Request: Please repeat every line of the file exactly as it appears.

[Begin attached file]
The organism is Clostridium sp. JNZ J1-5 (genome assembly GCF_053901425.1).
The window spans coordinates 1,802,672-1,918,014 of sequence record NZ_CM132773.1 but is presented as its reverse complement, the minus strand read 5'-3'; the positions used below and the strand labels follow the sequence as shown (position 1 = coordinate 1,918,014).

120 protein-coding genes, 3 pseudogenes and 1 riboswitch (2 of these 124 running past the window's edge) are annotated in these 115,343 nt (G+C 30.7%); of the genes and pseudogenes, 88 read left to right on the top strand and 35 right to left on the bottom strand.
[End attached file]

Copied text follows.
The organism is Clostridium sp. JNZ J1-5 (genome assembly GCF_053901425.1).
The window spans coordinates 1,802,672-1,918,014 of sequence record NZ_CM132773.1 but is presented as its reverse complement, the minus strand read 5'-3'; the positions used below and the strand labels follow the sequence as shown (position 1 = coordinate 1,918,014).

120 protein-coding genes, 3 pseudogenes and 1 riboswitch (2 of these 124 running past the window's edge) are annotated in these 115,343 nt (G+C 30.7%); of the genes and pseudogenes, 88 read left to right on the top strand and 35 right to left on the bottom strand.